Case study

Intellectual Property: Dark Star Brewing

Dark Star Brewing have successfully built a brand that is trusted and well-liked, and this has ensured them a spot in a competitive market.

Dark Star Brewing quote

The background

Dark Star ale was the Champion Beer of Britain a decade before Dark Star Brewing Company was formed - but the business was little more than a hobby. Could it step up and become a business in its own right?

In 2001, a gang of four came together to risk their money and careers in a relatively massive expansion. Together they launched a small brewery in the Sussex village of Ansty. It was a leap of faith, admits Paul Reed.

No banker would have given us the time of day.

The Intellectual Property

What they had in their favour was the beer’s name, Dark Star. Originally brewed by Rob Jones, elsewhere, he had been shrewd enough to register the trade mark under his own name.

Under the Dark Star brand, a series of real ales was launched - some gaining very high acclaim, including Great British Golden Ale Champion for 2009 (for their American Pale) and World’s Best Speciality Beer for Espresso, a black beer brewed with coffee.

We keep our spot in the market because of our brand and reputation, as well as by constantly changing and innovating.

says Reed. Most Dark Star beers are given a descriptive name, such as London Brown Ale or Victorian Ruby Mild, then appear at the bar under the main brand. Reed has investigated whether he could trademark more creative names like the Expresso or Hophead, but has generally drawn a blank.

The results

Throughout the year, the firm brews in excess of 25 different beers. Half a dozen are permanently on tap. Others are seasonal; dark and strong for the winter, light and hoppy for the summer. They also produce a series of monthly specials, generally their fastest sellers. Reed says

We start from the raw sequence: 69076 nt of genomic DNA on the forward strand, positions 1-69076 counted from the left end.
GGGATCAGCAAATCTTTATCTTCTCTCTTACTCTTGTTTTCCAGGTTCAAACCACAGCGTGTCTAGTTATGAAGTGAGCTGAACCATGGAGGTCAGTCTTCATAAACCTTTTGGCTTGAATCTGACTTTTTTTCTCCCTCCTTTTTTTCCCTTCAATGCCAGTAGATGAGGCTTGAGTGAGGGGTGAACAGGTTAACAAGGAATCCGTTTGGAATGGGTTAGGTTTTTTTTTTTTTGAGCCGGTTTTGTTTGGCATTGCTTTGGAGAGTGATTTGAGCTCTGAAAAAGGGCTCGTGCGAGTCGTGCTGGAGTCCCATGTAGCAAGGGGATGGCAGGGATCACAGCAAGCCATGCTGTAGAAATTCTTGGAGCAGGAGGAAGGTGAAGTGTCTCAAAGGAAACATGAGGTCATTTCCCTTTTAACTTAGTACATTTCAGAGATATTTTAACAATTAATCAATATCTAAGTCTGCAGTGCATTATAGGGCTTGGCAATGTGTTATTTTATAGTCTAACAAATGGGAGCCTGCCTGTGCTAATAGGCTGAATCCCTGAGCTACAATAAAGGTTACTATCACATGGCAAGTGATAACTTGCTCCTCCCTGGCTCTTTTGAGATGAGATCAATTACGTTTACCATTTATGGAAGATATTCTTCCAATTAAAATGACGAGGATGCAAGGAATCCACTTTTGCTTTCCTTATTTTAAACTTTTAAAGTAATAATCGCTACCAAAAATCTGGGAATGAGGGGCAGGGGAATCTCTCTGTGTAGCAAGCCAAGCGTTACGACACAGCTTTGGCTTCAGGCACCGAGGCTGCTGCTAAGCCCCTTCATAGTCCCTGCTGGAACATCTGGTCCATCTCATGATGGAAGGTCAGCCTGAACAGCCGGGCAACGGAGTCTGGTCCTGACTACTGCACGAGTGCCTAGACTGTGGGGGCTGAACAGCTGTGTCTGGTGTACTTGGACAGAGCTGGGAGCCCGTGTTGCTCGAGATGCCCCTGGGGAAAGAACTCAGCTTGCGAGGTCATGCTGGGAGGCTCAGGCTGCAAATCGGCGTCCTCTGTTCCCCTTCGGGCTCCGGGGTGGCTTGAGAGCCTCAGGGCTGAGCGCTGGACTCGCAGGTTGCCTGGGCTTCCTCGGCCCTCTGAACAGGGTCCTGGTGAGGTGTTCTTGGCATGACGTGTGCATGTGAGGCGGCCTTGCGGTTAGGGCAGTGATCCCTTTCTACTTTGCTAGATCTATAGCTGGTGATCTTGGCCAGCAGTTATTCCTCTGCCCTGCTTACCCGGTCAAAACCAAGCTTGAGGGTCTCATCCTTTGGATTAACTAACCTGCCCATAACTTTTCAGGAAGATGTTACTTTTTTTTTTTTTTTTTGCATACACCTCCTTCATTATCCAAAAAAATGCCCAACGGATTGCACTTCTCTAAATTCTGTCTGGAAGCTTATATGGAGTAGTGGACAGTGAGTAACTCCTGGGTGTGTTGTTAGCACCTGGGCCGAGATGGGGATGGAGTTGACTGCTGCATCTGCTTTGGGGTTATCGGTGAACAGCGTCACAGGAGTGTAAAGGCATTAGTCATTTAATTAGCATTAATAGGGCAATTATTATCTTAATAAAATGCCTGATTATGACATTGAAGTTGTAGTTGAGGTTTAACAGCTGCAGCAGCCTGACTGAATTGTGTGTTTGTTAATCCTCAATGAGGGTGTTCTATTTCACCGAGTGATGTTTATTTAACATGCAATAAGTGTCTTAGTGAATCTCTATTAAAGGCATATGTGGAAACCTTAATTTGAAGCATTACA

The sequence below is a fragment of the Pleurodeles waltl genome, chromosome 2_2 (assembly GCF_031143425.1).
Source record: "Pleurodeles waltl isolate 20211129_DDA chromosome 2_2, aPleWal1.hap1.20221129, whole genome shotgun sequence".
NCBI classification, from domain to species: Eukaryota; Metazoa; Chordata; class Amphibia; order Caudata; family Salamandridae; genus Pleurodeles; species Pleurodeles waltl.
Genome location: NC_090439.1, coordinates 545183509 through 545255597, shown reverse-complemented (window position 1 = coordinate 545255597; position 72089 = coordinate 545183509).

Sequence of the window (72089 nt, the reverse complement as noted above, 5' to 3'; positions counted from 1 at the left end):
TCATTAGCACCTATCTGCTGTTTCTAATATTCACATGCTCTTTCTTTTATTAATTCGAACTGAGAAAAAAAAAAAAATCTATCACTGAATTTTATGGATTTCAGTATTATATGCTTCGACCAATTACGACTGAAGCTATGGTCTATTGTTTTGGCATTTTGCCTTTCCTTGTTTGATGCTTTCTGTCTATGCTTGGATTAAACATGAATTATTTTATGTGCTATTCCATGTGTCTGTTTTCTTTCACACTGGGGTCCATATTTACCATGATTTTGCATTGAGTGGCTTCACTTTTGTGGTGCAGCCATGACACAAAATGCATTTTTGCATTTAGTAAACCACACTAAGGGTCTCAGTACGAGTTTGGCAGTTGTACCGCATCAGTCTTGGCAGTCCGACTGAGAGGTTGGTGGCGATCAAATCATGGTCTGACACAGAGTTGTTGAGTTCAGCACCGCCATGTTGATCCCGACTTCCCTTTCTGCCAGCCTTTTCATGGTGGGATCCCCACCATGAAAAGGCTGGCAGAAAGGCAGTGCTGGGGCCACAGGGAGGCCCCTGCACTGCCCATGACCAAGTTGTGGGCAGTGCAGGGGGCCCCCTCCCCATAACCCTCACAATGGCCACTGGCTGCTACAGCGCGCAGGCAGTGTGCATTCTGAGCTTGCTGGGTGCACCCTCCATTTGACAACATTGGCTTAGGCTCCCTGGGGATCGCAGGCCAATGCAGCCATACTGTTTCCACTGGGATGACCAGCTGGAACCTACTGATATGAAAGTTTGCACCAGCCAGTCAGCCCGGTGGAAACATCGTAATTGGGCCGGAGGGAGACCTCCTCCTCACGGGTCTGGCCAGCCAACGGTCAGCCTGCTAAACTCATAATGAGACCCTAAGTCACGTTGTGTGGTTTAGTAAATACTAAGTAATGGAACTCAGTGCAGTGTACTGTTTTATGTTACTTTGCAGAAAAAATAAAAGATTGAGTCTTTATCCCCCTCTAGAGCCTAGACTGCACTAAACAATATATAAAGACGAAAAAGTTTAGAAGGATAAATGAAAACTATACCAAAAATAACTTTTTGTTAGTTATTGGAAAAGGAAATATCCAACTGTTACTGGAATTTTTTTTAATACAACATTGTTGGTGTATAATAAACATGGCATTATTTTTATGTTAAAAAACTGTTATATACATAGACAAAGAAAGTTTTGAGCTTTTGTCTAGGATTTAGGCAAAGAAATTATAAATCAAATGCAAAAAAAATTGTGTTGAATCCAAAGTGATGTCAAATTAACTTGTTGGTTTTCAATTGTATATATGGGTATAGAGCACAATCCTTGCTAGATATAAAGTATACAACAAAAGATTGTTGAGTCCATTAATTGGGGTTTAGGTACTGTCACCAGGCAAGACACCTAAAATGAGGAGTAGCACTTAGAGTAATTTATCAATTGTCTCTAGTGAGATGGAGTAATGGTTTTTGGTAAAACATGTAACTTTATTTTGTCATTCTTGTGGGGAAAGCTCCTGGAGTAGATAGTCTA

In our market, the enthusiasts are looking for novelty and variety.

They love the idea of a new beer, which you have to try fast, otherwise it’s gone.

For Dark Star, this turns conventional marketing upside down; lovers of real ale also love to discover new styles of beer and different brewers.

Enthusiasts will shun the ubiquitous, heavily advertised products in favour of rarer, craft-brewed beers. It works in our favour as we spread across the country and into different areas and types of venues.

In 2009, Dark Star was producing a million litres of beer, with sales topping £2.5 million, and it became obvious that demand was outstripping ability to supply. So it was time to remortgage their houses - again - to move to a new brewery in the nearby village of Partridge Green. So far, signs are good and sales are up 25 per cent.

Lessons learned

For Dark Star, their success lies in their brand and their constant innovation. By building a well liked and trusted brand they have secured a spot in a competitive market, and by constantly making new beers they ensure their customers come back and they broaden their appeal.

Published 5 June 2014